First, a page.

One Day Sail

It is a matter of the correct spelling. Should it be ‘Sail’ or ‘Sale’. On Tiree today both would be acceptable. You may be wondering, ‘How come?’

The ‘MV Clansman’ arrives back in Gott Bay fresh from Oban/Liverpool

The ‘MV Clansman’ made her first appearance in Tiree today since her overhaul and certification down in Liverpool. In fact she only arrived in Oban Ferry Terminal at 5:17am having departed Liverpool the previous day.  At 6:24am she departed Oban bound for Coll and Tiree. And what a beautiful morning to make the crossing. She brought the sunshine with her.

The M’V Clansman’ preparing to berth stern first

In her absence the ‘MV Lord of the Isles’ took over the route. However due to the sheer number of weather related cancellations the ‘MV Hebrides’ was taken off her normal route, the Uig Triangle, and she covered two crossings to Coll and Tiree, but a third had to be cancelled due to the weather. In the meantime the ‘MV Lord of the Isle’s went north to cover the Uig – Lochmaddy  (North Uist) sailings.

The ‘MV Clansman’ coming alongside the pier

Today, Thursday, it is a One Day Sail with two crossings. The ‘MV Hebrides’ is at present berthed at Brodick on the Isle of Arran and is no doubt waiting for dry docking on the Clyde.  Tomorrow Coll and Tiree do not have a timetable sailing and by Saturday the ‘MV Clansman’ will no doubt be relieving on the Uig Triangle. So it is literally a ‘One Day Sail’. 

Preparing to throw the stern ropes

Although departing Oban about 10 minutes down on the advertised time (6:15am) the ‘Clansman’ arrived in Tiree at 10:01am. Externally she looked fresh and clean as she prepared to berth. It was a beautiful sunny morning with blue sky over the island.

The ‘MV Clansman’ alongdide the pier – mail van in foreground

The reason for the two crossings is the other ‘One Day Sale’. It was held at the Tiree Rural Centre observing the appropriate covid19 guidance. The sale of cattle of all classes was due to be held last Saturday but had been postponed due to the weather.

The first cattle truck to arrive
The second truck to arrive

The cattle trucks are always a colourful sight as they progress up the pier and then head for the Rural Centre at Crossapol. Later in the day they will return in time to catch the second sailing of the day which is specifically put on for their benefit.

Local Halier – I.A. MacKinnon
Double Delivery today – with no berthing on Tuesday

The Clansman had an advertised arrival time in Oban of 2:25pm however according to Marine Traffic she berthed at 2:07. Her departure for Tiree was 2;45pm. The second crossing was a Tiree only sailing.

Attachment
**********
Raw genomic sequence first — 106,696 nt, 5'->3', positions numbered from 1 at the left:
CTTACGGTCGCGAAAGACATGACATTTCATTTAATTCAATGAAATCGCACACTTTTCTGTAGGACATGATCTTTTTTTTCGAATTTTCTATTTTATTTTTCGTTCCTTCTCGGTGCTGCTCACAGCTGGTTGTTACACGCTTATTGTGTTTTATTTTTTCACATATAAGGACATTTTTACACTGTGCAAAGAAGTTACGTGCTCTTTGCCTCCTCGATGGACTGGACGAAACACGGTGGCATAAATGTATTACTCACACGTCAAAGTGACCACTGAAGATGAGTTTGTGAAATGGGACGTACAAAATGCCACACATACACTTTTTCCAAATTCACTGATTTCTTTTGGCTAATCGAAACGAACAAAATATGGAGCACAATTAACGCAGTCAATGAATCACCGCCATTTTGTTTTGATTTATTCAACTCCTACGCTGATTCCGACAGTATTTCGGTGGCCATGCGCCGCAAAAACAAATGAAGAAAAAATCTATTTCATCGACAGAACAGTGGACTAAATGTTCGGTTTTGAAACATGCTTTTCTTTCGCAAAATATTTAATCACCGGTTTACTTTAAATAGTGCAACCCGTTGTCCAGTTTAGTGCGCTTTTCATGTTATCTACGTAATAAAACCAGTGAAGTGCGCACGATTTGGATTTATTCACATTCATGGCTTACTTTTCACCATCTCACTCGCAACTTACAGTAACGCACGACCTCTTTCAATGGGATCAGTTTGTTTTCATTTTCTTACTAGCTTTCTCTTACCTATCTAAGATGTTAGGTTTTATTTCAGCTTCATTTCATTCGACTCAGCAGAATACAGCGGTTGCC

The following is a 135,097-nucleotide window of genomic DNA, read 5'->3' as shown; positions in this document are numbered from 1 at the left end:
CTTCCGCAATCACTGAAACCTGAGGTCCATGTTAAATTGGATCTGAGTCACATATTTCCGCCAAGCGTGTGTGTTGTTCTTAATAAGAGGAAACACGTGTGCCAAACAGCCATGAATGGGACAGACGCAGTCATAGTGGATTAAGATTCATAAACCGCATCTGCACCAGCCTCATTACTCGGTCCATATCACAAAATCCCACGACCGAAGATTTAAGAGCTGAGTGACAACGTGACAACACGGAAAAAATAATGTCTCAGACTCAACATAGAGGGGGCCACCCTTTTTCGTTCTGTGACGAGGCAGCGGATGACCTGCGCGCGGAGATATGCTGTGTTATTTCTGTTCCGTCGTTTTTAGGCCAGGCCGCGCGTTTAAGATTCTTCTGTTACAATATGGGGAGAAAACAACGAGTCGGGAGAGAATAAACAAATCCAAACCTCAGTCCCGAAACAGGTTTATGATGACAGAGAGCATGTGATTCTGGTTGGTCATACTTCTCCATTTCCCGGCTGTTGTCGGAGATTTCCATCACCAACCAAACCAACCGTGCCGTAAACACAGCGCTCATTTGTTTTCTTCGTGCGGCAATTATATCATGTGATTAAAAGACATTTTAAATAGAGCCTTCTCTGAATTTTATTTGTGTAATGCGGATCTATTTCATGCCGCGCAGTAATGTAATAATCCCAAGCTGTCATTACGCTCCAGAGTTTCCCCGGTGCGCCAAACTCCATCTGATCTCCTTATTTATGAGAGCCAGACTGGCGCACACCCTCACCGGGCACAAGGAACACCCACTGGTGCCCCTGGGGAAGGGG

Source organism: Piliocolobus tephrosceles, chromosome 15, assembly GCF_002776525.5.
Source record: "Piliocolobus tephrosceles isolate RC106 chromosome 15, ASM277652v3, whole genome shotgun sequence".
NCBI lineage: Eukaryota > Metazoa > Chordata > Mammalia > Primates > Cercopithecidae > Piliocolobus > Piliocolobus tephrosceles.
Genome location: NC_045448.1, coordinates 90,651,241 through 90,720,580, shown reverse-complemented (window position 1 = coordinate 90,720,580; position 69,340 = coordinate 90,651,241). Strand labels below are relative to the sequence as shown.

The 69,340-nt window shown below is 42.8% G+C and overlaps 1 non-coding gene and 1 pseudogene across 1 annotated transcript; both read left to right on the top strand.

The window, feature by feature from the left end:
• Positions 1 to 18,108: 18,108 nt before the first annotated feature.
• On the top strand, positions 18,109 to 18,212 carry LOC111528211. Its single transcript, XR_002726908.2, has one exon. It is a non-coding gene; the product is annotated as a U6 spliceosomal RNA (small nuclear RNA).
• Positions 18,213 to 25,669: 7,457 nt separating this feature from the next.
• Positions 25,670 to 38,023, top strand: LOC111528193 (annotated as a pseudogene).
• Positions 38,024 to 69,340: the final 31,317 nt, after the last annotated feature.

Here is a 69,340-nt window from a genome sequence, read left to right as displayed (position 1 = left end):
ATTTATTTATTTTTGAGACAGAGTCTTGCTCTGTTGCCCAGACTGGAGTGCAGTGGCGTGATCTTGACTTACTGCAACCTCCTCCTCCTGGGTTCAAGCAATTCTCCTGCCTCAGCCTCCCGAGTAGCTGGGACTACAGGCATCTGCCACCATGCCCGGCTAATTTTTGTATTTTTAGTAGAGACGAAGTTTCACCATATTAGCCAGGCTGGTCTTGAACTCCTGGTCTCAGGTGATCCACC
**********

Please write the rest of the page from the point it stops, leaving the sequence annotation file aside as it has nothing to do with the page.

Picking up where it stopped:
The Clansman heading out to sea bound for Coll and Oban

As the sun was setting the traffic began to arrive for the evning sailing direct to Oban. Inbound to Tiree the traffic was light. Included in the outbound traffic were three livesstock trucks, a tractor and cattle trailer and articulated lorries from the two major haulage contractors on the island. The foot passengers were mainly those who had been involved in the cattle sale.

The ‘MV Clansman reappears in Gott Bay jusst after sunset

Unlike previous days the sea was calm and the berthing straight forward. With it still being February the pier lights were on and this added to the overall picture.

Sailing past the roundhead

As the vessel entered the Bay much of the sky surrounding the island was a shade of purple or pink. By the time the vessel was opposite the pier the sky was much darker. It was great to have the ‘Mighty One’ back, even if it was only for a day.

Preparing to berth stern first

The moon had risen much earlier, even before sunset and added to the sense of theatre. This evening’s crossing was to be by moonlight. Whether or not the passengers on board would appreciate that fact was immaterial.

Give me the moonlight

Although it had been mainly a bright day with aonly an occasional shower by the time the ferry arrived there was a real nip to the air. Even without a stiff breeze it was penetrating. The coat had to be zipped up and the hood affording proteection to the head.

Cattle trucks boarding

Sailings under the cover of darkness are rare on Tiree and are generally at the time of livestock sales. Perhaps even more than in daylight the cattle trucks add to the colour of the occasion.

Prepared to head out to sea

With it being a direct sailing to Oban, with no stop at Coll, it should not be too late an arrival in the town. Still by the time the trucks both cattle and those of the local haulage expertds, it will have been a long day.

Oban Bound

It might just have been for one day but it was great to see the ‘Mighty One’ back on duty and serving the islands of Coll and Tiree. All we can say is, “Haste ye back! We miss you when you are not here.”

Night Vision Required

This is ‘Life on Tiree’